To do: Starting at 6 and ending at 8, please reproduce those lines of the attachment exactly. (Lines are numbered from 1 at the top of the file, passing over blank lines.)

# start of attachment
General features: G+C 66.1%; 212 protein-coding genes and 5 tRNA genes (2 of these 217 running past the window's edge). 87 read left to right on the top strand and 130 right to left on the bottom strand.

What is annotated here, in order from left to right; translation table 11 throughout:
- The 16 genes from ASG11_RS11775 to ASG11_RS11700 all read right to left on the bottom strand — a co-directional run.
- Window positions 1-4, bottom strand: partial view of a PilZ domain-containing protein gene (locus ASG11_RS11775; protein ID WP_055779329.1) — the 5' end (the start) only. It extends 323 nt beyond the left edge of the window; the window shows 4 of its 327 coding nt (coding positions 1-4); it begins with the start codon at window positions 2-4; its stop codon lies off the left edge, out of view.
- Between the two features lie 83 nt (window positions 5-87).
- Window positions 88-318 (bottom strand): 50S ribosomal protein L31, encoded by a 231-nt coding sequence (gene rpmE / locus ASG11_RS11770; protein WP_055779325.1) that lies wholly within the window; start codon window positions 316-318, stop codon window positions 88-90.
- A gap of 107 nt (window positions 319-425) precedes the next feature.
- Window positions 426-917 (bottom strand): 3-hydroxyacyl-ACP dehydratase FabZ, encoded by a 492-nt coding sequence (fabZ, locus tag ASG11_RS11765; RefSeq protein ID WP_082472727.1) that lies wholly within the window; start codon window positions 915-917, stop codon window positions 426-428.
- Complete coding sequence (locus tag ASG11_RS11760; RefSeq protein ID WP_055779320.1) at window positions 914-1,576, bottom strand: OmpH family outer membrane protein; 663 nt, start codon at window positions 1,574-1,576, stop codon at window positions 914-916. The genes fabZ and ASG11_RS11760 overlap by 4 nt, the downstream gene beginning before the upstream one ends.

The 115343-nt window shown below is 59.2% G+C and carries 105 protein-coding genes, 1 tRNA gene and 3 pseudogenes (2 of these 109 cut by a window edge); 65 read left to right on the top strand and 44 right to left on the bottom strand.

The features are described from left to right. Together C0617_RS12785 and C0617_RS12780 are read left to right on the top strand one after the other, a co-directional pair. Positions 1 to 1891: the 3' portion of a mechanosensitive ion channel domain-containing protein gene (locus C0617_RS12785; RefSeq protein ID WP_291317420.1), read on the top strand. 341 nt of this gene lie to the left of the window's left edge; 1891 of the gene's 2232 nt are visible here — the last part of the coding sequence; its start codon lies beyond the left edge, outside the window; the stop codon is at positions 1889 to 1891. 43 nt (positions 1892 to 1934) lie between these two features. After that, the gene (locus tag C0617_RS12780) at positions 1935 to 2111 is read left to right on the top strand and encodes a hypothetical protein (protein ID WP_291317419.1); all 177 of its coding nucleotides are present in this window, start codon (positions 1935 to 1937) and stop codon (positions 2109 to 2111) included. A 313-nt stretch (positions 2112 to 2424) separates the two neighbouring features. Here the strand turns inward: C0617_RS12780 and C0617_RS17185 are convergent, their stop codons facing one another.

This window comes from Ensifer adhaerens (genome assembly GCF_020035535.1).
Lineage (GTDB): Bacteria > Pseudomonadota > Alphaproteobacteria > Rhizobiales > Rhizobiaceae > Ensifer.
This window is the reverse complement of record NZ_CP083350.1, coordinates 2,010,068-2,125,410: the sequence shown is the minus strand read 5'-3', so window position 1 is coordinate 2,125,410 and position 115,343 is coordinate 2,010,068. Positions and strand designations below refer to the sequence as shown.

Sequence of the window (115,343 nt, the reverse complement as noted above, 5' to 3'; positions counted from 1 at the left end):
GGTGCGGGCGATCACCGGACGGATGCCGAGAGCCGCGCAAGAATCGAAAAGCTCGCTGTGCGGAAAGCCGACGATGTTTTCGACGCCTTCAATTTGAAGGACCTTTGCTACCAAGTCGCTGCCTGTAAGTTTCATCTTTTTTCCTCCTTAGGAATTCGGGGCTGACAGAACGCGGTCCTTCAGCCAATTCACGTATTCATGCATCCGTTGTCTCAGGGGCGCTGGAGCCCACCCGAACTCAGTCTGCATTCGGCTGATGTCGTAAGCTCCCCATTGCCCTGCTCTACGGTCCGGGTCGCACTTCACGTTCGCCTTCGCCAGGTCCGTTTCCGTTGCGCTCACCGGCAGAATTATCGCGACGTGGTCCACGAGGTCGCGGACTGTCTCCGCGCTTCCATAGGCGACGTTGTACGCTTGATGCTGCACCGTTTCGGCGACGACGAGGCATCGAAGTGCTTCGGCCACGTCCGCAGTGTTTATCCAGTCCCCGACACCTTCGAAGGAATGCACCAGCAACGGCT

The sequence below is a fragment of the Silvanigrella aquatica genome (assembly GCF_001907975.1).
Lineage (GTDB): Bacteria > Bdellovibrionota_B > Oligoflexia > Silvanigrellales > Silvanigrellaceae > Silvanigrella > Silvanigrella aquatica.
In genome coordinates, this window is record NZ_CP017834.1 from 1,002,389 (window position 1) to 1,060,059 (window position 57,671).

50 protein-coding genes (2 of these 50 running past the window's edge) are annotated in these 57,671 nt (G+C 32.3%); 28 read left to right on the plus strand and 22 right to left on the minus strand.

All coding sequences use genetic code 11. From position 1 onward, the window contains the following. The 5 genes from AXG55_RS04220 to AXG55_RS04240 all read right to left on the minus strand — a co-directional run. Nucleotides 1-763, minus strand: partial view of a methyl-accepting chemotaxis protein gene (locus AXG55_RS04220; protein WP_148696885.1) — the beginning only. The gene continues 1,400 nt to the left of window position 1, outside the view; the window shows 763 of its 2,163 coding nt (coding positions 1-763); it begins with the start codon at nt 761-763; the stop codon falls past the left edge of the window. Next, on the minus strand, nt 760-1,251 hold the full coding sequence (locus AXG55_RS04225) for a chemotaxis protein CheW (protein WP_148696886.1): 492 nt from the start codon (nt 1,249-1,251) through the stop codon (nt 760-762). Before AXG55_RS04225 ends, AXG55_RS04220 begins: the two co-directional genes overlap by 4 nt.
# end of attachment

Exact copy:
- Window positions 88-318 (bottom strand): 50S ribosomal protein L31, encoded by a 231-nt coding sequence (gene rpmE / locus ASG11_RS11770; protein WP_055779325.1) that lies wholly within the window; start codon window positions 316-318, stop codon window positions 88-90.
- A gap of 107 nt (window positions 319-425) precedes the next feature.
- Window positions 426-917 (bottom strand): 3-hydroxyacyl-ACP dehydratase FabZ, encoded by a 492-nt coding sequence (fabZ, locus tag ASG11_RS11765; RefSeq protein ID WP_082472727.1) that lies wholly within the window; start codon window positions 915-917, stop codon window positions 426-428.